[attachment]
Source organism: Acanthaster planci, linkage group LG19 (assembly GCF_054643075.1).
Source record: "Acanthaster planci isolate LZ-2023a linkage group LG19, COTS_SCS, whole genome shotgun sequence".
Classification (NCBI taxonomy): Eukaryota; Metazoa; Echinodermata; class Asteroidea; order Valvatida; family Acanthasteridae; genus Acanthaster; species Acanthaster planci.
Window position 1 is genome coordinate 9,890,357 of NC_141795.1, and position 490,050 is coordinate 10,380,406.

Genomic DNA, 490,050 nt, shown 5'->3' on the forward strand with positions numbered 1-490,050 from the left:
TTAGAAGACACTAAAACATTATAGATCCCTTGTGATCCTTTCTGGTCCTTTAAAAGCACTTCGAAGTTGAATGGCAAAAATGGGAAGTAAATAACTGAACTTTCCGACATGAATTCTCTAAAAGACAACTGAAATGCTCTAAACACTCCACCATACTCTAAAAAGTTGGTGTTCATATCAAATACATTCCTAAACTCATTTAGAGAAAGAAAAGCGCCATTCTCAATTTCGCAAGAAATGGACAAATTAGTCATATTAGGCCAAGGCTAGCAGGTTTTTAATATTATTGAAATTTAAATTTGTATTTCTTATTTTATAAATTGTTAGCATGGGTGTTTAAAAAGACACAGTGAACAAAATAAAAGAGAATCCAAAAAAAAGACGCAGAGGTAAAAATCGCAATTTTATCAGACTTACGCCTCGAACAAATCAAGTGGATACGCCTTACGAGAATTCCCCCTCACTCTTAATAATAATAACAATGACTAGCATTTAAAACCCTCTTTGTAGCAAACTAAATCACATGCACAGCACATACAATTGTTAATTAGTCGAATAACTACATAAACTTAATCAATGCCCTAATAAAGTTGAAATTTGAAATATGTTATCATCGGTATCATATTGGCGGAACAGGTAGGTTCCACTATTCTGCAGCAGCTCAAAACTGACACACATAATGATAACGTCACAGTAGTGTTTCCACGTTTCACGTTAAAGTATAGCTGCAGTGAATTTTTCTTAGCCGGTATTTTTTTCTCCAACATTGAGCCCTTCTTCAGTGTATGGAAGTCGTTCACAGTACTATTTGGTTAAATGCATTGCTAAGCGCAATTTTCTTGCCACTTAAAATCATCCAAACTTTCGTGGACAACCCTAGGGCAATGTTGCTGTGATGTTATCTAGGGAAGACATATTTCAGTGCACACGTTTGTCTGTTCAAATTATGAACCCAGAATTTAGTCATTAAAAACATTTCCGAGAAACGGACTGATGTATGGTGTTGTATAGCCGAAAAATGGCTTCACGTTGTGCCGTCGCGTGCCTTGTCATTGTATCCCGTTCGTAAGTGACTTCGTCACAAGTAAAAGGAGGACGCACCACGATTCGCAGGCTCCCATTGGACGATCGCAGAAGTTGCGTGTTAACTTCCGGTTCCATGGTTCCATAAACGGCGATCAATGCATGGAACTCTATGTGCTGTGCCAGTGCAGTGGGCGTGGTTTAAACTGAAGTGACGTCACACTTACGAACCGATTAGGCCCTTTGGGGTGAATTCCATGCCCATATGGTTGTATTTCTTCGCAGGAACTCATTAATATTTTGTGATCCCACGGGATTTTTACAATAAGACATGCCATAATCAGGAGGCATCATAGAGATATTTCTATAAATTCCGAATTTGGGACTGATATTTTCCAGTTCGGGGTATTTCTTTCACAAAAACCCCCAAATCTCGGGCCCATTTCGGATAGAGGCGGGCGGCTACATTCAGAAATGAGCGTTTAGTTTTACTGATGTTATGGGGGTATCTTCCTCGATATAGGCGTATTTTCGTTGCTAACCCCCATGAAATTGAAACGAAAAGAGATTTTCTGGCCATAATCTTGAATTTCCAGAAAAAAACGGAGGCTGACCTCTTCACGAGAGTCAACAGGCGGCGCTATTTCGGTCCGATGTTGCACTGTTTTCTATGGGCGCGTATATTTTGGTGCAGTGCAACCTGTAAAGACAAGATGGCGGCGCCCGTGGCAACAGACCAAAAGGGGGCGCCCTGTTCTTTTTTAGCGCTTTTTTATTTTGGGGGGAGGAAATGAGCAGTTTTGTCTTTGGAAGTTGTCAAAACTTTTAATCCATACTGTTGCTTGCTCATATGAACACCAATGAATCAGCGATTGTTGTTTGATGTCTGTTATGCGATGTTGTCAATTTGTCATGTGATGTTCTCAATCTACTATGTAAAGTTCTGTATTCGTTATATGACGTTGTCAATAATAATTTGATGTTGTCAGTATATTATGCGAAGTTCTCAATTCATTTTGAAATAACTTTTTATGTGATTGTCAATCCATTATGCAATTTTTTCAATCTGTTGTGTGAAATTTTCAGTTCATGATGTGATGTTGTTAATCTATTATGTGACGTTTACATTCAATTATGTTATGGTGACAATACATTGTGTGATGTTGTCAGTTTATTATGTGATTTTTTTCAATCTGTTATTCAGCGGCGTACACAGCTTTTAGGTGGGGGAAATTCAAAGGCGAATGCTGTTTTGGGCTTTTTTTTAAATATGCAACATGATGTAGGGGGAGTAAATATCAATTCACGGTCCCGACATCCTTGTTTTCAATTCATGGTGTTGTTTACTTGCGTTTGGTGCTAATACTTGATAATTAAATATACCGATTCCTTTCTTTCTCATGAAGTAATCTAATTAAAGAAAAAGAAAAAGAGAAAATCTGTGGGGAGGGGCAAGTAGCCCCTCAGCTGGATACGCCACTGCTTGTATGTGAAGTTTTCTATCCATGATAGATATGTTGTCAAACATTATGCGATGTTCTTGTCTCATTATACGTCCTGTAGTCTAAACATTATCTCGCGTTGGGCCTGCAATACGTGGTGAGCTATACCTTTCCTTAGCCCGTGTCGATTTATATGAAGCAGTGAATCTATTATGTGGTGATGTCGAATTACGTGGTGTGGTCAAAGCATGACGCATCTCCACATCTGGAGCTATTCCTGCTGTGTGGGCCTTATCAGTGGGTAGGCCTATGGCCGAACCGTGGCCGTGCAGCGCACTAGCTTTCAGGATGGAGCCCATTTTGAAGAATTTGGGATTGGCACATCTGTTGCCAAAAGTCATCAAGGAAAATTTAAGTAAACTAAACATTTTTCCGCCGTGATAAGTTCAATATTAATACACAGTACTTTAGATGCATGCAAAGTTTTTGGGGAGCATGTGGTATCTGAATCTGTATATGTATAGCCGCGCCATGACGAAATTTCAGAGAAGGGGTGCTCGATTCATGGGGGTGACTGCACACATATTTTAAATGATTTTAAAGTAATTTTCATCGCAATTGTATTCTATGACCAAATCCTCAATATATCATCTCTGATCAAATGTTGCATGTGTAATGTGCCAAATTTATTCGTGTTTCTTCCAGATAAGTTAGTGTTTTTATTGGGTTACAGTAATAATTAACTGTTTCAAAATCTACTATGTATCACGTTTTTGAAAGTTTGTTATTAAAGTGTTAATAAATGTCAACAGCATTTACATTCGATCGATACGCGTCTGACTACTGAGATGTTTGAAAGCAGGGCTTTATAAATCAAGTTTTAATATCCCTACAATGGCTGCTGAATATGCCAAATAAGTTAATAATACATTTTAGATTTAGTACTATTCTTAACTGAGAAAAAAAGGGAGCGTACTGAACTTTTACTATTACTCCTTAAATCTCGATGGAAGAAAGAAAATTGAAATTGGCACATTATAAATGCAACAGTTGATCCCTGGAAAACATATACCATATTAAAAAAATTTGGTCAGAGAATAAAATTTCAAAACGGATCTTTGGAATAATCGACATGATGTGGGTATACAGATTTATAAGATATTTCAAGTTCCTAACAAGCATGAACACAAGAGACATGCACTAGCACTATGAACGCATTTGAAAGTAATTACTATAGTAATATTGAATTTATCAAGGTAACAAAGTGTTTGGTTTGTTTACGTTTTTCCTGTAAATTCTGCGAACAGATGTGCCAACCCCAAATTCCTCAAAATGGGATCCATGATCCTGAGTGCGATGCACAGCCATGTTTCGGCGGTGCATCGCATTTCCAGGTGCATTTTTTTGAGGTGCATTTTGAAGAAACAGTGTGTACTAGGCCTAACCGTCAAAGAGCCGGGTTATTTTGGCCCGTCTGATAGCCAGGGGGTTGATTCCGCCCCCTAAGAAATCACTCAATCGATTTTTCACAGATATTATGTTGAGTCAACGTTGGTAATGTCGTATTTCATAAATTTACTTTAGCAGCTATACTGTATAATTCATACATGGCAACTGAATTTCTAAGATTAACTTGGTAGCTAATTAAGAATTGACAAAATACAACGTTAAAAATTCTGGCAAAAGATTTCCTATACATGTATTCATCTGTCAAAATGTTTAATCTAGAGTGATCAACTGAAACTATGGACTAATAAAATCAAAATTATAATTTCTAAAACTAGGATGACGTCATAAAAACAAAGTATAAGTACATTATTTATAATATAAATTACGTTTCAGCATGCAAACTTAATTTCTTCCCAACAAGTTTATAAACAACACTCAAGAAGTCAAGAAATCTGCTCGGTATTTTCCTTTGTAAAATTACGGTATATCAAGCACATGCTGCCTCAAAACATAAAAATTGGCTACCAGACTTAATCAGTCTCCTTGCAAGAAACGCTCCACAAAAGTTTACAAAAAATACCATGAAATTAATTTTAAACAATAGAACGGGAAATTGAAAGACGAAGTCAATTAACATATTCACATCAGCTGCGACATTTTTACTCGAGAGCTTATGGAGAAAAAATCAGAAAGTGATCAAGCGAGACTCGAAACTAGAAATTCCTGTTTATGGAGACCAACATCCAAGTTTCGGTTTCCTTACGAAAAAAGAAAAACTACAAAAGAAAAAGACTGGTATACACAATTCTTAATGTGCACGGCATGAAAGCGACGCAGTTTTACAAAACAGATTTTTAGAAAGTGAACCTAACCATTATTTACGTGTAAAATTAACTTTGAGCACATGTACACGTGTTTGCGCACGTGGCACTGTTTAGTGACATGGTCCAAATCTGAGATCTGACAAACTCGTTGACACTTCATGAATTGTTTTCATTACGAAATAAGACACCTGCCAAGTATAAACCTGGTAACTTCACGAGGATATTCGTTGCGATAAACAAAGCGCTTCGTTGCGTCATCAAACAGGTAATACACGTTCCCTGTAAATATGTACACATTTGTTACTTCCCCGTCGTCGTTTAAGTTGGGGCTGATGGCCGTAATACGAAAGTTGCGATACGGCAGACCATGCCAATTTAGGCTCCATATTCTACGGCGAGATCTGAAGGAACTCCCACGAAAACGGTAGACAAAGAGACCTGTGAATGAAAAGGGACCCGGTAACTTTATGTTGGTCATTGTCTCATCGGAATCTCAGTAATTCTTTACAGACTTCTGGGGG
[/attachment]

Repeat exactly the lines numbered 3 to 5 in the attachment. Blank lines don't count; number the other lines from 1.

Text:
Classification (NCBI taxonomy): Eukaryota; Metazoa; Echinodermata; class Asteroidea; order Valvatida; family Acanthasteridae; genus Acanthaster; species Acanthaster planci.
Window position 1 is genome coordinate 9,890,357 of NC_141795.1, and position 490,050 is coordinate 10,380,406.

Genomic DNA, 490,050 nt, shown 5'->3' on the forward strand with positions numbered 1-490,050 from the left: